Photo/IllutrationDamaged houses covered with blue tarps remain in the dark in Kyonan, Chiba Prefecture, on Sept. 15, one week after Typhoon No. 15 struck the area. (Naoko Kawamura)

  • Photo/Illustraion
  • Photo/Illustraion
  • Photo/Illustraion
  • Photo/Illustraion

TATEYAMA, Chiba Prefecture--Some residents of southern Chiba Prefecture have given up hope for a government-led recovery one week after Typhoon No. 15 severed their electricity and water supplies and cut communications to the outside world.

People in the Tomisaki district of Tateyama at the southern edge of the Boso Peninsula are surviving on boxed meals or rice balls provided as relief supplies.

Homes and other structures remain in disrepair, exacerbated by continual exposure to the elements. Residents are now resorting to primitive methods to perform daily tasks, such as doing laundry by stomping on their clothes in water in their bathtubs.

Electricity was still not available in the district on the evening of Sept. 15.

“Although one week has passed since (the typhoon) we have neither electric power nor telephone lines connected,” said Etsuro Toyosaki, 70, an executive of a neighborhood association.

“We are grateful for having gas and water. But I cannot sleep well due to anxiety,” he said. “We can no longer hold on.”

About 440 mainly old houses line sloping roads in the fishing village. Many of their roofs and roof tiles were blown off in the Sept. 9 typhoon.

“It’s too late for the central, prefectural and municipal governments to take action,” said Katsumi Semi, 76, head of the community center. “The situation shows that the more serious the damage in the area, the less assistance it receives.”

The roof of Chiyoko Aoki’s warehouse in the area was blown away in the storm, and its interior was flooded.

“The inside cannot be dried and it is almost getting moldy,” Aoki, 68, said. “My car was also severely damaged.”

Many of the district’s residents are elderly and cannot repair their houses or facilities for daily activities on their own.

Heavy equipment and workers arrived here on the morning of Sept. 15 for a full-scale operation to remove debris and repair buildings.

However, the public address system that conveys information to residents still could not be used because of the power outage.

Residents have relied on a local temple’s pick-up truck equipped with a loudspeaker. It moves around the city informing people of when aid supplies arrive and when meals have been prepared at a soup kitchen.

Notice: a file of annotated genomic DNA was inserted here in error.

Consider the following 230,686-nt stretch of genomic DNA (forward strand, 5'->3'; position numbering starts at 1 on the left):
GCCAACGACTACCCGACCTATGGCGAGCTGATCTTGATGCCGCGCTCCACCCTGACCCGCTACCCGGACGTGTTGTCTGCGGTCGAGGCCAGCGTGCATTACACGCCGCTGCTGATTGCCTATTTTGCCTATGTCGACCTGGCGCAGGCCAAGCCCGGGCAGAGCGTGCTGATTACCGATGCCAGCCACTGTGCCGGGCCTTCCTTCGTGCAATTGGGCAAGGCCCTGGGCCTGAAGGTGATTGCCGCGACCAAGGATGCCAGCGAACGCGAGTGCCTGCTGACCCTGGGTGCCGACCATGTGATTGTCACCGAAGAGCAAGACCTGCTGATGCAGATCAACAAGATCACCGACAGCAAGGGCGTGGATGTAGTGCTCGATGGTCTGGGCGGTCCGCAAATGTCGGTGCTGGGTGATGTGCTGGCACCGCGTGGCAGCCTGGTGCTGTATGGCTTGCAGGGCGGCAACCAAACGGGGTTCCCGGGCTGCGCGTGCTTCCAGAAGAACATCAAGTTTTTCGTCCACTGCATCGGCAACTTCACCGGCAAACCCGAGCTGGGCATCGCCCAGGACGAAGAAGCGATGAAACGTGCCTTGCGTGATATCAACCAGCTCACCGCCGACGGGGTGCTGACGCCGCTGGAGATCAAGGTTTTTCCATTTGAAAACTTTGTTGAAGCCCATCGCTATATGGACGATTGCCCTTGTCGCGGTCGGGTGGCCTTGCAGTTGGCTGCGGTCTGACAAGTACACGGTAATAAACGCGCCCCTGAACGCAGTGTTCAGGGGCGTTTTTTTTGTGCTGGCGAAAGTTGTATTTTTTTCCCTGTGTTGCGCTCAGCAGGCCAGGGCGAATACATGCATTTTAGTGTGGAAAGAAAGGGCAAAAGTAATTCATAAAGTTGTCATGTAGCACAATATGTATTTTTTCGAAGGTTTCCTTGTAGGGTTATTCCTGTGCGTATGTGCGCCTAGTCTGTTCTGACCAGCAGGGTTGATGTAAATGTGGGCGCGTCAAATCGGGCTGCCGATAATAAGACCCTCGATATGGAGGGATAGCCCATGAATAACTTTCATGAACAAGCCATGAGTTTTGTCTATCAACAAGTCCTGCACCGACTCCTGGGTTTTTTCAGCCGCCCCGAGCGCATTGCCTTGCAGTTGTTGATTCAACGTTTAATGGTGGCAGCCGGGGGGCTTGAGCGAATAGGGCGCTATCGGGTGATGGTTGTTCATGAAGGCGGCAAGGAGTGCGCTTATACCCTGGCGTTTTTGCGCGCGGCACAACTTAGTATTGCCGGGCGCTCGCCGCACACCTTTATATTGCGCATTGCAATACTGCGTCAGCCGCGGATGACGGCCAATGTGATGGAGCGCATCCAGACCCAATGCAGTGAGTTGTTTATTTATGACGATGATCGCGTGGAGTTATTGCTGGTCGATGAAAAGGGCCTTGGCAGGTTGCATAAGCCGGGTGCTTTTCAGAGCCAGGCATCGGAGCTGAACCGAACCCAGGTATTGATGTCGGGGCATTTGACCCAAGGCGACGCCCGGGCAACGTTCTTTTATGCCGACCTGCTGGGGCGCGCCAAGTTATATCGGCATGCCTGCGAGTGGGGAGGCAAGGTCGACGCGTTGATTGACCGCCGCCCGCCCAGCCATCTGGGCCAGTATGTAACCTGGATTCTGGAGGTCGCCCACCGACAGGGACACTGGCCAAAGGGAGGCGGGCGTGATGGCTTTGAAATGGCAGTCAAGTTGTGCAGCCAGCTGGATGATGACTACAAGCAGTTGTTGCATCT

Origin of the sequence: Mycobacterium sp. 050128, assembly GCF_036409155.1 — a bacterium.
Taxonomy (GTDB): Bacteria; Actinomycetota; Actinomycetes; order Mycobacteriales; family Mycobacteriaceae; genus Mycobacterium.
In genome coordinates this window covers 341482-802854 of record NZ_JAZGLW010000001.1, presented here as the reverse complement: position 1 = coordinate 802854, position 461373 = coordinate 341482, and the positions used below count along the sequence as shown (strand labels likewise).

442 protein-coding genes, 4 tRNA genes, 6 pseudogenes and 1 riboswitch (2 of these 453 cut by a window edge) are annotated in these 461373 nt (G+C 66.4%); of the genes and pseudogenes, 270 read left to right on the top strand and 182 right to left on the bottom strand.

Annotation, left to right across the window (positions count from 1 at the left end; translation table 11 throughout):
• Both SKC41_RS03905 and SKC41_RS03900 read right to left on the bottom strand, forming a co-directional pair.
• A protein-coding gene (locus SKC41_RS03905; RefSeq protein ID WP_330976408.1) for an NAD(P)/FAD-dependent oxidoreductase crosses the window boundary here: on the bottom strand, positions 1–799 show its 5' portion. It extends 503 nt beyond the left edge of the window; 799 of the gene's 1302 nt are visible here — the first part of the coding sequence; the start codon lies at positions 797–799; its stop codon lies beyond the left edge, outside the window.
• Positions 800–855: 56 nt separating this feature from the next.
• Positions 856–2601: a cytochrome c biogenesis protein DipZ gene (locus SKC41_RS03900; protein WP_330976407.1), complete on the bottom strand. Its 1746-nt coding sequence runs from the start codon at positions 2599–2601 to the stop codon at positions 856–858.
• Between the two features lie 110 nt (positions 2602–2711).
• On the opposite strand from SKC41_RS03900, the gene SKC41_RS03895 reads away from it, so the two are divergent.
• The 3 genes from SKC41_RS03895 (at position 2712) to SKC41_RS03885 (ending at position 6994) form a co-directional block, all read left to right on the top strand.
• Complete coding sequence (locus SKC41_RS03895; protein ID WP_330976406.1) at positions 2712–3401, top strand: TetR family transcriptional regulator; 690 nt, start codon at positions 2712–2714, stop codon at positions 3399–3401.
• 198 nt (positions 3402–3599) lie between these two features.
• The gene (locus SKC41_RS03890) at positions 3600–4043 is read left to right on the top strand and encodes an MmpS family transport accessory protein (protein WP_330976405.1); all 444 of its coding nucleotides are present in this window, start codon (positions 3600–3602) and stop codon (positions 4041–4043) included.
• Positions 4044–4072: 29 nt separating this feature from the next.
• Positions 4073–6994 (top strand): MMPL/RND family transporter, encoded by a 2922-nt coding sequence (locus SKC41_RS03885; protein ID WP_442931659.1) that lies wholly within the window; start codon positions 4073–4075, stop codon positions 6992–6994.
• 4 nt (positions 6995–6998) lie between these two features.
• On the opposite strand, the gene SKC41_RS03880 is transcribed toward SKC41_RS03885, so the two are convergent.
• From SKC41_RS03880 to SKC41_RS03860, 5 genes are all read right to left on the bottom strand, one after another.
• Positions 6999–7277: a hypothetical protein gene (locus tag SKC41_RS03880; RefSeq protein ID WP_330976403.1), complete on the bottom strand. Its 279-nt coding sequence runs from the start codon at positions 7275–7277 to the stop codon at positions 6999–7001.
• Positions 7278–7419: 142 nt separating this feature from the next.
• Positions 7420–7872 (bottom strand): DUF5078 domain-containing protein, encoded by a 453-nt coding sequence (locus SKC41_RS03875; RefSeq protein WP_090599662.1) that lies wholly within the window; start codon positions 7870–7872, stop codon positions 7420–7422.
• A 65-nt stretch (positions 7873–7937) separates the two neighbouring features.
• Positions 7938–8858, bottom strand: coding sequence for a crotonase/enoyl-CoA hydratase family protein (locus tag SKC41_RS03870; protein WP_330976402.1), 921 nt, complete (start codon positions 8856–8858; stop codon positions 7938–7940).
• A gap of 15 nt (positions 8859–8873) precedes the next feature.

When the sun goes down, the area is engulfed in darkness. Residents are using battery-powered lanterns or candles to light their dinner tables, according to Toyosaki.

He also said that car owners drive for about 30 minutes to reach the downtown area where mobile phone signals are available and they can talk with families or friends.

The tap water system was repaired by Sept. 14 for about 6,800 households that had suffered from cut water supplies in Minami-Boso in the prefecture, but the sense of relief was short-lived.

On the morning of Sept. 15, some households still could not receive water. Among those that did, the tap water was brown and cloudy.

Many people flocked to the municipal government-run community center to seek clean drinking water.

When the power supply was suspended, two water purification plants in the city had to halt operations, according to a municipal government official. One plant is equipped with an emergency generator, but it didn’t work.

Electric power was finally restored on Sept. 11 at one plant and on Sept 13 at the other. But it took a long time for water to reach some households.

Furthermore, rusted steel from the water pipes is being discharged with the water.

“We have experienced power failures in the past, but we did not expect it would take such a long time for us to recover (our water system in this disaster),” said Hiroyuki Sanada, who heads the municipal government’s waterworks department.

Katsuko Koizumi, 61, who lives near one of the water purification plants, opened a faucet in her home and watched as cloudy brown water spilled out.

She said she had no choice but to bathe in that water and use it to do her laundry.

“We are grateful that we can receive water but are disappointed by its color,” Koizumi said. “We have had enough.”

(This article was written by Susumu Imaizumi and Kayoko Sekiguchi.)